For standard non-sequential MC we draw a fixed number of samples for each test. For sequential MC, samples are drawn until a given number of extreme samples is observed or until a maximum number of samples is reached. For the MCFDR scheme, samples are drawn either until a given number of extreme samples is observed or until the estimated FDR-value falls below a given threshold. The simulation procedure is summarized below:

- Draw
*m*π_{0}samples from the Uniform distribution, and*m*(1 − π_{0}) samples from the Beta (α, β) distribution. - For each test
*i*,*i*=1,…,*m*- Set
*g*=0 - While
*g*is smaller than a limit specified by the stopping criterion (differently defined in the basic scheme, the sequential MC scheme, and the MC-FDR scheme)- Generate
*Y*~ Bernoulli (*p*_{i}) - If
*Y*=1, let*g*=*g*+ 1

As the main simulation, we ran 5000 tests, with α = 0.25, β = 25, *h* = 20, a maximum of 50 000 samples for standard and sequential MC, and with π_{0} varying between 0 and 1. The maximum number of samples was chosen to ensure the possibility of significant results after multiple testing correction. Figure 1 shows the resulting total number of samples for sequential MC and MCFDR, respectively, as a function of the number of true *H*1. Figure 2a shows that the number of rejected tests, as a function of the number of true *H*1, is very similar across all three schemes. When the number of true *H*1 is low, stronger multiple testing correction is needed, leading to lower power and under-rejection. When the number of true *H*1 increases, more rejections can be made, while still controlling the FDR. For example, when 4500 of the 5000 hypotheses are truly from *H*1, rejecting all 5000 null hypotheses would give an FDR of exactly (5000−4500)/5000=0.1. Note that these are general features of the FDR; this behavior is not specific to our approach. Figure 2b shows that the empirical FDR is also very similar across schemes, and very close to the chosen FDR threshold.

*H*1. When the proportion of true

*H*1 is low, most tests are stopped by the sequential MC criterion, resulting in a similar number of samples for both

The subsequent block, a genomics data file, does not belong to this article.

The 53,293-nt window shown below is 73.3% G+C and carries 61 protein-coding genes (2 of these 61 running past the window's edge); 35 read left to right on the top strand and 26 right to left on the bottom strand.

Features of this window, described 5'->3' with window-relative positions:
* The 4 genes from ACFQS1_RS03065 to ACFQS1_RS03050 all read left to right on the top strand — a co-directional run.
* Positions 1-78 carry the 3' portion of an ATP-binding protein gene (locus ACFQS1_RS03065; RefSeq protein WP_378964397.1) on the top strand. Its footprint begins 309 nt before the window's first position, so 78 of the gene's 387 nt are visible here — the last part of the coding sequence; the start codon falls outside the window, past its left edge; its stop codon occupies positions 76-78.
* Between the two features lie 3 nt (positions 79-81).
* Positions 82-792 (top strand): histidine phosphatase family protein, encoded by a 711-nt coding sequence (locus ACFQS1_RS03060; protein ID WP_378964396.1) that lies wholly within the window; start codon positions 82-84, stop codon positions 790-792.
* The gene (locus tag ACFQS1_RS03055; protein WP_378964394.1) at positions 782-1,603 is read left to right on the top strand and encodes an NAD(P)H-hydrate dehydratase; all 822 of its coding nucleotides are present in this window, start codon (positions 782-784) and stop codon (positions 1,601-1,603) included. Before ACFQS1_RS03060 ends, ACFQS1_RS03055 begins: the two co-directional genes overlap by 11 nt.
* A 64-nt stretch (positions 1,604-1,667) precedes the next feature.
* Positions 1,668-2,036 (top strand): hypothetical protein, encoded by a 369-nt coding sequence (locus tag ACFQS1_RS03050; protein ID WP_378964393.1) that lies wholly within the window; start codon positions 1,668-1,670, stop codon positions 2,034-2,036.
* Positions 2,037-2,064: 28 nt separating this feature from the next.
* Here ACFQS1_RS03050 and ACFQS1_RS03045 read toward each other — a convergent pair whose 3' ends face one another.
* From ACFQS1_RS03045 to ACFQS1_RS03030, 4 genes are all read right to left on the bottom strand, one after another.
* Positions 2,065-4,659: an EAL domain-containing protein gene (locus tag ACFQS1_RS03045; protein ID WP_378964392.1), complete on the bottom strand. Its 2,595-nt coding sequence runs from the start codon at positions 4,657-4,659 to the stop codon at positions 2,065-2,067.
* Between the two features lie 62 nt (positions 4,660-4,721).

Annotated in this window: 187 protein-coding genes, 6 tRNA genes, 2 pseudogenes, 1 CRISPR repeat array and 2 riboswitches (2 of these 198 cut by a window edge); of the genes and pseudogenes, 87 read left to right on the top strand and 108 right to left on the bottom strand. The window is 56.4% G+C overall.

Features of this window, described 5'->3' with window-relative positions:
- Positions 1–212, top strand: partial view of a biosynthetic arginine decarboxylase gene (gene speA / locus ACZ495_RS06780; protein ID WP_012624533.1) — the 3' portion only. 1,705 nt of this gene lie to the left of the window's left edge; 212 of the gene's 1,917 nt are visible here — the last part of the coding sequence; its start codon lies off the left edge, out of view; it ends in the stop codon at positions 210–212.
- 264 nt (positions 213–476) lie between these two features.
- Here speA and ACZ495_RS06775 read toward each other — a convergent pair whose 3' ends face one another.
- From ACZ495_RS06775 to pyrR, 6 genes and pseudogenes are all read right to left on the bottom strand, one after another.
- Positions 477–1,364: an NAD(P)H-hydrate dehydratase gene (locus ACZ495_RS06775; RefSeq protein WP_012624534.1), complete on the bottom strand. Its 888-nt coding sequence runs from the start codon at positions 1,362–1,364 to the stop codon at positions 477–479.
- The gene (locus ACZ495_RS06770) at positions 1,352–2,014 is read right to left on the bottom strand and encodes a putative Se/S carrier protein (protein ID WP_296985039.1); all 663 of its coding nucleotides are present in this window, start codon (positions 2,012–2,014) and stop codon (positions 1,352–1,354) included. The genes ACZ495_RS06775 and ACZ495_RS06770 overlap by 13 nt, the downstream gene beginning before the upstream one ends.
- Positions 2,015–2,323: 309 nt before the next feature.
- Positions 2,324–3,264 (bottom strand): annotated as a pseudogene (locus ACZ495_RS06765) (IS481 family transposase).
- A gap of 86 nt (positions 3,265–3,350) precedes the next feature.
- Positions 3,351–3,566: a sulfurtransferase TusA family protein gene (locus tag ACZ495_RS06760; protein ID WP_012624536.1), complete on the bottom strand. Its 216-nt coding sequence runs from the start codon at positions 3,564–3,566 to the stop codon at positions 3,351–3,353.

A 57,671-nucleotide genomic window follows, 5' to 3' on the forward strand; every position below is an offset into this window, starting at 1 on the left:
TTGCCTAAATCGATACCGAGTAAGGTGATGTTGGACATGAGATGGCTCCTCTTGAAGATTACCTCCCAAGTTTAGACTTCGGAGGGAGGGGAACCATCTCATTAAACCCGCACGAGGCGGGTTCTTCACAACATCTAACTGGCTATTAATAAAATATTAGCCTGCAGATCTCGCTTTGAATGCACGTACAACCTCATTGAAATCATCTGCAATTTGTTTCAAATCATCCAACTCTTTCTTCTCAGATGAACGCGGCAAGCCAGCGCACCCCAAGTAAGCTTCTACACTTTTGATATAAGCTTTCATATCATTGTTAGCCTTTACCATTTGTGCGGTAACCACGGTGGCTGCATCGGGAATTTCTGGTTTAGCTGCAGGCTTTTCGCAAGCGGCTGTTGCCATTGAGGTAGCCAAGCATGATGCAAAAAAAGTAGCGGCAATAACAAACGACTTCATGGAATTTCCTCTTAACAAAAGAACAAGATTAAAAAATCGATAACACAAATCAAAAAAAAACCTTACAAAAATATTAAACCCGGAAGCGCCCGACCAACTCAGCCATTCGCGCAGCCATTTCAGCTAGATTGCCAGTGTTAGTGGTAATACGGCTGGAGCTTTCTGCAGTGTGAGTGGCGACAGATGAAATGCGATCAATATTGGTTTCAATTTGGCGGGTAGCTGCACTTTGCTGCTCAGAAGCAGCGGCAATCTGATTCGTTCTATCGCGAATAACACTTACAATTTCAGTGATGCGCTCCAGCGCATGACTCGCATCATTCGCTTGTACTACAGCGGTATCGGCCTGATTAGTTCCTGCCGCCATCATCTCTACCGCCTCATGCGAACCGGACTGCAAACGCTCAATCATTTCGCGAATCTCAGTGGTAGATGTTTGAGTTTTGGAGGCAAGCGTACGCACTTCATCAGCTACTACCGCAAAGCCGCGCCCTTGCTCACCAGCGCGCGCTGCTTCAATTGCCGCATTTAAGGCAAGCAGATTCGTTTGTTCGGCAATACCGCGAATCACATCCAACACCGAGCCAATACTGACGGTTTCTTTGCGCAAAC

**...**

*H*1. (

**a**) Number of rejected tests as a function of the number of true

*H*1. (

**b**) Empirical FDR on test collections as a function of the number of true

*H*1.

In order to inspect the behavior of the schemes more closely, it is necessary to look at the number of samples and estimated *P*-values at individual settings of true *H*1. Figure 3a shows underlying and estimated *P*-values in a collection where 10% of tests come from *H*1. Figure 3b shows the number of needed samples per test, with tests sorted in the same order as in Figure 3a. A few tests (seen at the left side of the plot) corresponding to very low *P*-values, need a large number of samples to become significant since they are subject to strong multiple testing correction (due to the relatively high π_{0}). However, the remaining (majority of) tests are stopped early by the sequential MC threshold.

_{0}=0.9. (

**a**) Underlying and estimated

*P*-values (sorted by underlying

*P*-value). The small

*P*-values, mostly from

*H*1, are accurately estimated. Larger

*P*-values, mainly from

*H*0, are less accurately estimated, as for sequential MC.

**...**

The other end of the spectrum, with a large proportion of true *H*1, is shown in Figure 4a and Figure 4b. Figure 4a shows underlying and estimated *P*-values in a simulation where 80% of tests come from *H*1. Here, most *P*-values are small, and estimated with reasonable accuracy. Figure 4b shows the corresponding number of needed samples. Only a few of the *P*-values are large enough to stop early by the sequential MC criterion. However, the mild multiple testing correction (due to the relatively low π_{0}) means that a limited number of samples is needed to reach *q*-values below the chosen threshold (0.1).

_{0}=0.2. (

**a**) Underlying and estimated

*P*-values (sorted by underlying

*P*-value). (

**b**) Number of samples drawn per test, as well as the number of extreme samples among these, with tests sorted in the same order as in panel (a).